The BDO forensic audit of spending at the TNRD highlighted what it called a practice by former CAO Sukh Gill of “false listing of employees” on receipts.
Names of regional politicians appeared repeatedly on the backs of receipts analyzed by KTW during its investigation, which included a database containing all spending by Gill between 2015 and January 2020. That database can be viewed here.
Earlier this year, some people told KTW their names were on receipts, but they were not at those dinners or events. The BDO Canada audit also included information of people being listed on receipts at dinners and events at which they were not present.
Asked how board members could not know about extravagant meals when some of their names were repeatedly listed on those receipts, Gillis said no policy was articulated. Gillis, for example, attended an $8,600 event at the Bearfoot Bistro in Whistler, at which the TNRD reserved a champagne room.
“If we went there, for example, and Mr. Gill was sort of shepherding us about, then I don’t know that there was any policy really articulated specifically that we would have been in breach of,” Gillis said. “I think a lot of us relied fairly heavily on Mr. Gill’s judgement in those matters and he sort of shepherded us about on many of those occasions, but I’m not sure that it would have been clear to us at any time that we were in breach of any TNRD policy.”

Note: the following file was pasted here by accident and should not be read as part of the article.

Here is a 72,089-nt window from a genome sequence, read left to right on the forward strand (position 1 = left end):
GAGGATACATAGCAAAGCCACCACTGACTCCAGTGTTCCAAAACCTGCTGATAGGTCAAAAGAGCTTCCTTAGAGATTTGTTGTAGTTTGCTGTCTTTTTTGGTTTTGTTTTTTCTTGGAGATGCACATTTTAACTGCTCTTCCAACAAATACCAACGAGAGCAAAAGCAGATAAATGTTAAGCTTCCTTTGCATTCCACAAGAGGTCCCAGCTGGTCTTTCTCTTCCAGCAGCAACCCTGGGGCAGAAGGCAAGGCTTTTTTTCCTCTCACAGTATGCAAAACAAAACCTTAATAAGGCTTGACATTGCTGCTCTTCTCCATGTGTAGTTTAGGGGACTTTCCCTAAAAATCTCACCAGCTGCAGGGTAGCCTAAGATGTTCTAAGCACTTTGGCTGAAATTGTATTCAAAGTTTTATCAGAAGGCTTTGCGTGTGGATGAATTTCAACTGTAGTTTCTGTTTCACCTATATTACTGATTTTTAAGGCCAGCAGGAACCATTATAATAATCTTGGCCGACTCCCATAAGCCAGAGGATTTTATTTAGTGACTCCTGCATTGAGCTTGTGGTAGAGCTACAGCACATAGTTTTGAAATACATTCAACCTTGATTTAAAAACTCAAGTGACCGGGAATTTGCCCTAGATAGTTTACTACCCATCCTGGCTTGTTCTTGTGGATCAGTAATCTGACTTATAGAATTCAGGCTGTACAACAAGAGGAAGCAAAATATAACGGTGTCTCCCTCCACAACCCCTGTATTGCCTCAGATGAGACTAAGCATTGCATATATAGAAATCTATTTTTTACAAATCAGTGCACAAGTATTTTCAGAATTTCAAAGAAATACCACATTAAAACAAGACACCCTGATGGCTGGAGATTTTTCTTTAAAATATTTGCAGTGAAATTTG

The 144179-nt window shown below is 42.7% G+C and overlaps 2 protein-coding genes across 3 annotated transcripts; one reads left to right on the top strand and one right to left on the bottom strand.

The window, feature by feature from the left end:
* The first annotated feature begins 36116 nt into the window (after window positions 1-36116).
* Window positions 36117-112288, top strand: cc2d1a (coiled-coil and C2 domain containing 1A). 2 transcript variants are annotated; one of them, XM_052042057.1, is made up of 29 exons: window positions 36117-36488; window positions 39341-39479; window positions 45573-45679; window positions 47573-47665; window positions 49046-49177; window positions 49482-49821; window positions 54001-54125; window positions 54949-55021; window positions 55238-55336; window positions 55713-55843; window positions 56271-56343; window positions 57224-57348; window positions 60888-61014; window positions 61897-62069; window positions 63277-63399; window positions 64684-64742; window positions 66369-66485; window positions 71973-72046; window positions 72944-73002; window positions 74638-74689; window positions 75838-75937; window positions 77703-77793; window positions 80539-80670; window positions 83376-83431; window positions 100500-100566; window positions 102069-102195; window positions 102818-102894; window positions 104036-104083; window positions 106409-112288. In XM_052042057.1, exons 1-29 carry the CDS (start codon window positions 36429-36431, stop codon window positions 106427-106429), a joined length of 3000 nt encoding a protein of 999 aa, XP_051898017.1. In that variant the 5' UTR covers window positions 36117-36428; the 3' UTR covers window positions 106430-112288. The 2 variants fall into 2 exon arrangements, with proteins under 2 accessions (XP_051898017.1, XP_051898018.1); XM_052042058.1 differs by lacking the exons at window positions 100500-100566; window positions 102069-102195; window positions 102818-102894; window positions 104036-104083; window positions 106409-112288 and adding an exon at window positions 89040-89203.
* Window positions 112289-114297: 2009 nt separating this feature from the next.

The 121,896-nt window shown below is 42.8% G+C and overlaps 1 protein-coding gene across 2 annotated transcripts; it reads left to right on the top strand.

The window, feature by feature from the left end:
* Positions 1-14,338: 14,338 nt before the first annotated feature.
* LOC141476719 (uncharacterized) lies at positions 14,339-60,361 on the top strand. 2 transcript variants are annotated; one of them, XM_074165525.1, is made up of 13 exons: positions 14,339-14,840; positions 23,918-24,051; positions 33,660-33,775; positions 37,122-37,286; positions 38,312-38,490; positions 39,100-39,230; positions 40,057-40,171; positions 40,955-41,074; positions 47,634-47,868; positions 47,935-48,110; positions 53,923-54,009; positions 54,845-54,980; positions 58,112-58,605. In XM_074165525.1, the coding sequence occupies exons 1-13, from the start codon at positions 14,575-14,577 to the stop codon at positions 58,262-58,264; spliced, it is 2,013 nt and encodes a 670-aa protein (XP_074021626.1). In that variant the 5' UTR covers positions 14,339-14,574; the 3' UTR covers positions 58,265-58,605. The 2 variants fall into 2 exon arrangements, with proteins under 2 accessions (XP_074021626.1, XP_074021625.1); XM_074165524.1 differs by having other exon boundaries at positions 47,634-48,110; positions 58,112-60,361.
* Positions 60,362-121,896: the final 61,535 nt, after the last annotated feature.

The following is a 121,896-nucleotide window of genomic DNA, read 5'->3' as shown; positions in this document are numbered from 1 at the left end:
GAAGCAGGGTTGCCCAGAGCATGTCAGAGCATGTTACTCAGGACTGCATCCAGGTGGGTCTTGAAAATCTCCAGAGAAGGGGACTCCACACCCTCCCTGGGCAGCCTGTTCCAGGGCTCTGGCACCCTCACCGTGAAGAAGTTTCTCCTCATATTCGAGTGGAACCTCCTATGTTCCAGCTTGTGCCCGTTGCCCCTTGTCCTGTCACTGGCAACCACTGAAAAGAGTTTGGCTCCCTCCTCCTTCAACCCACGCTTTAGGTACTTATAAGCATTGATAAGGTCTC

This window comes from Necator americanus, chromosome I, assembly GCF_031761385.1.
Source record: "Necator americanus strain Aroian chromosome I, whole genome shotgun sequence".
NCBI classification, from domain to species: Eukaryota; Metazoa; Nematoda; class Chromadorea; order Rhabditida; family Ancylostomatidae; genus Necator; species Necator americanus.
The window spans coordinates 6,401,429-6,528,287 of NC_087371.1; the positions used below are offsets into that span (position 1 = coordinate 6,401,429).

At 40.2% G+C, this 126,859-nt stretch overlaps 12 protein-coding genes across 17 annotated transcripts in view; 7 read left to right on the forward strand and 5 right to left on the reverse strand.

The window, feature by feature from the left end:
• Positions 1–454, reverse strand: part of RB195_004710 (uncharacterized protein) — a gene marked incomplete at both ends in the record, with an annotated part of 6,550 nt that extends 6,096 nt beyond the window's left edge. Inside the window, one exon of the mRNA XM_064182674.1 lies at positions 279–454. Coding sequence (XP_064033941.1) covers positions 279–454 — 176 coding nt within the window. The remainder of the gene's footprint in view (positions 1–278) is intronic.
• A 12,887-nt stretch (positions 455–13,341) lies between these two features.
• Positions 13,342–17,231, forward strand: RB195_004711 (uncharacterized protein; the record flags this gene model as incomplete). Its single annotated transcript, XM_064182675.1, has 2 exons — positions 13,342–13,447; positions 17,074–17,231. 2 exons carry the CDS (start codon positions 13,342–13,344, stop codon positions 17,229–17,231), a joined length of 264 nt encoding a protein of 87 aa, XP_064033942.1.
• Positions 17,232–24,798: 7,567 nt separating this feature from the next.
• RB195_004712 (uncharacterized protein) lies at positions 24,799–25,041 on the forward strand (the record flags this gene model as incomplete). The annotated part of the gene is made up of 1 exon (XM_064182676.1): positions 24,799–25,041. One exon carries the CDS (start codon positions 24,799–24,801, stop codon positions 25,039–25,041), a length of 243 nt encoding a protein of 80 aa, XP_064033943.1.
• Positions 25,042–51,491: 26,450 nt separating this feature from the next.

Gillis said he participated in drinking alcohol with taxpayers dollars. Asked whether he questioned whether the flowing of alcohol funded by taxpayers was right or wrong, Gillis replied: “I don’t know that anybody really questioned what was right or wrong, but there were certainly cases where the flow, as you put it, was quite generous for anybody. And there were other people who didn’t participate in that at all and I’m really sorry that they get sort of tarred with a brush as a result of all of this.”
Gillis, however, further detailed scenarios when people would be bulked into Gill’s spending. He said if someone attended a meal and the total bill was $600, each person was assigned a portion of that bill regardless of whether they had a peanut butter sandwich or steak and lobster.
“Everyone got tagged with the same portion of that bill, which, in some cases, was unfair,” Gillis said. “I’m not one to complain, but in some cases, I think it was unfair.”